This has been a Sunday morning ramble, after listening to the so called news shows. I don’t have the answers but I have decided that I want to try to listen more. Maybe it will start a trend if enough people read this on Twitter.
Looking back at my somewhat helter skelter life, I am really having a rough time putting the thoughts about my past goals down on paper. Somehow I can never remember having any special goals other than the ones that are universal to all of us. When I was in my teens I wanted to grow up, get a “good” job, get married, have children, basically do all of the things that my parents had done, and have enough money to keep the bills paid.
My father had always drummed it into my head that I could do whatever I really wanted to do, and I believed that implicitly. The problem with that was that no one, including me, really believed that I would ever do much more than get married, raise children, go to church on Sunday, and in general live my life in the same way that I had been brought up.
But then along came the draft. I had married, and my husband was called up for duty, and so off we went, he joining the Army and I trailing along behind him. We lived in the West and in the South, and I began to realize that there was a whole different world out there than I had ever experienced. There were so many different ways of looking at things, and so many new people to meet.
After the service we went back home to Michigan and raised a family. Traveling had opened up my new world. At the same time women’s liberation had begun. It became more acceptable for girls to go to college or find work that fulfilled them in different ways than before. But at the same time we women still had to take care of our homes and our children. My main goal at that time was just to survive it all. I look back and remember how tired I was and how pushed I felt for a long long time.
Eventually the children grew up, the jobs got better, and traveling became one of the main goals in my life. Moving to Colorado and living in mountainous country fulfilled me for a long time. Cruises to Alaska later on in life bring fantastic memories to me even today.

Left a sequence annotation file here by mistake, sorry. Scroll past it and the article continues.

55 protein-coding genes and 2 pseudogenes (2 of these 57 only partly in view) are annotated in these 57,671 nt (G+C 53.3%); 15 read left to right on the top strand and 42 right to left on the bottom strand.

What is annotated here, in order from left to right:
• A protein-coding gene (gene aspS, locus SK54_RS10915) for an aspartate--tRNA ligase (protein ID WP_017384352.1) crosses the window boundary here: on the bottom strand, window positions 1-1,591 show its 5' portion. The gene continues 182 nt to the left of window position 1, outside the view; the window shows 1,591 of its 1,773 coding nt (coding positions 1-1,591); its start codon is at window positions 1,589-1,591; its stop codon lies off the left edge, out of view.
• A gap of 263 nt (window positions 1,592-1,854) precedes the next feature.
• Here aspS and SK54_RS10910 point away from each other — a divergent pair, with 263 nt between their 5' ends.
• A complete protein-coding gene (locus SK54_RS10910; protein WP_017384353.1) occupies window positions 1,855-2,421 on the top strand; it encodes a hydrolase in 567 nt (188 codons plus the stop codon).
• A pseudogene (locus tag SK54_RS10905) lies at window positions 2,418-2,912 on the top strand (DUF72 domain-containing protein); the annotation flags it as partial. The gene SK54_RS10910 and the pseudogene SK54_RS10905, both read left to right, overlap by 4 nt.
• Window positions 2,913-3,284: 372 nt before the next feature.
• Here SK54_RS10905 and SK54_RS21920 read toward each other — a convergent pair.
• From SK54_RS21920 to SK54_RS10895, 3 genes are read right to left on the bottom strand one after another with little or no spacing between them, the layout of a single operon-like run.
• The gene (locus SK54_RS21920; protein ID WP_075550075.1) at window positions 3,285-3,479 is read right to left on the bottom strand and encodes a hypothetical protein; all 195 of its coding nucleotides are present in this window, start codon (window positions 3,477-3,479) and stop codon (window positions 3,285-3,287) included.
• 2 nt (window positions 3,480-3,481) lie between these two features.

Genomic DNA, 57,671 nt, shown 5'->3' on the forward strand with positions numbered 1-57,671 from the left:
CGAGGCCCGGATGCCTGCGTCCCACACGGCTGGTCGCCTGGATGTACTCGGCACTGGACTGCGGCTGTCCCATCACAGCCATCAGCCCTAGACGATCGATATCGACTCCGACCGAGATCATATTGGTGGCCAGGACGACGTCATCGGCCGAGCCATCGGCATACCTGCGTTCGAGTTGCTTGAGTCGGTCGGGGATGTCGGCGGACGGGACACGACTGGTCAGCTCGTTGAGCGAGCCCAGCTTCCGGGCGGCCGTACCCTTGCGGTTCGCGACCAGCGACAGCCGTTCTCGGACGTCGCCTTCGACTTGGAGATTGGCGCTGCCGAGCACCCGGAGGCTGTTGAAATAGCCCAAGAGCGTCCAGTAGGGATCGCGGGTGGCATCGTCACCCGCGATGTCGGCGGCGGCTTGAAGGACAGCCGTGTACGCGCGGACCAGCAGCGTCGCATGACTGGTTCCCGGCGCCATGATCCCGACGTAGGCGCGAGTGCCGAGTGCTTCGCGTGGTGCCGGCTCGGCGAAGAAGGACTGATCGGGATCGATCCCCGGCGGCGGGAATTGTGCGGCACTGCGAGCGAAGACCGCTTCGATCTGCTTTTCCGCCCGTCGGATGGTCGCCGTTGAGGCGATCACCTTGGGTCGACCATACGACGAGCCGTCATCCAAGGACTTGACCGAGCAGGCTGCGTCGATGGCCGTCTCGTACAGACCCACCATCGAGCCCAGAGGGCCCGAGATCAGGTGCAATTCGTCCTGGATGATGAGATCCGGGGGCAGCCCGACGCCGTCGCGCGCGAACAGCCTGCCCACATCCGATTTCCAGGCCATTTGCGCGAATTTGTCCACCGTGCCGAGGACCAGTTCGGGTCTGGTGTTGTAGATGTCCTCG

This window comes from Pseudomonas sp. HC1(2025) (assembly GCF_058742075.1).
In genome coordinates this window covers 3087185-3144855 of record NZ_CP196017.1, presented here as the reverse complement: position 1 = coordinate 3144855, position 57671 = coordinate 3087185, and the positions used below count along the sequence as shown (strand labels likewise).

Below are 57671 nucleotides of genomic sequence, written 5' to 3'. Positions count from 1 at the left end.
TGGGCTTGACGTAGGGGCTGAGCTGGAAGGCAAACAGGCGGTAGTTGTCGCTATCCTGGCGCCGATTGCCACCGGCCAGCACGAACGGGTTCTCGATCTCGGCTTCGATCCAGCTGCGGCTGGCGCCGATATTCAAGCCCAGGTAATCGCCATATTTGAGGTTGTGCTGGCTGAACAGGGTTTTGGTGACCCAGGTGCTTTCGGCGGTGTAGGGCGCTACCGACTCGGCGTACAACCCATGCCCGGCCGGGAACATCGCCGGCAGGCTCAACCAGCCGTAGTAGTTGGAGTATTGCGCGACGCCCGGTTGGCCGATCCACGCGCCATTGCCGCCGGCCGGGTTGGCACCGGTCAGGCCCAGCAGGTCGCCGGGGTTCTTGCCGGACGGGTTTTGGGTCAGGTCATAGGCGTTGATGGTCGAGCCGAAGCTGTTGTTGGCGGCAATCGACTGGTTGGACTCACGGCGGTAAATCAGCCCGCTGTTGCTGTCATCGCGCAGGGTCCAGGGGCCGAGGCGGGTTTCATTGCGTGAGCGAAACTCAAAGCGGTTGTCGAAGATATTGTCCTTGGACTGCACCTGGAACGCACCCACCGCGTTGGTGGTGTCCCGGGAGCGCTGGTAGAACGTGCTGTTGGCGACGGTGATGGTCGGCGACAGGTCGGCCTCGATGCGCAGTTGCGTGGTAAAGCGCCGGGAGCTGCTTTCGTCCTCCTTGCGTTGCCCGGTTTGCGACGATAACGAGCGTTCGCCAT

Eventually I began to write, and to feel the urge to share my thoughts and feelings with others. This led to the goal of writing and publishing a book of poetry. I became obsessed with the thought that I could accomplish this and I wrote and worked and edited until my goal became fulfilled.
Now my goals seem to have quieted back down. I am back to thinking about the everyday facets of life again as I did when in my 20’a. Keeping house, connections with our children, writing, traveling, all has come full circle. The days when I had to keep pushing myself to get everything just so have faded into the past. I can take the time to do whatever I want to do, go for a ride with my husband, crochet, knit, read, read, read, and I don’t have to worry about whether my goals are getting met or not. I can study all of the things that I never had a chance to do when I was a young mother, and I can enjoy all that the world has to offer.
In a way it seems very odd to me that I have landed right back where I started. I venture that this is true for many women of my age. We are so fortunate that we have seen the best of both worlds, and now we can relax. We still remember when we cooked everything from scratch, had a wringer washer, and ironed the washing every Tuesday. We lived in a world where all of the normal people did pretty much the same things in the same way.
Now we can choose what we wish to do, and where we wish to go. That is enough of a goal for me. I have arrived at a great place and I am enjoying every step of the way.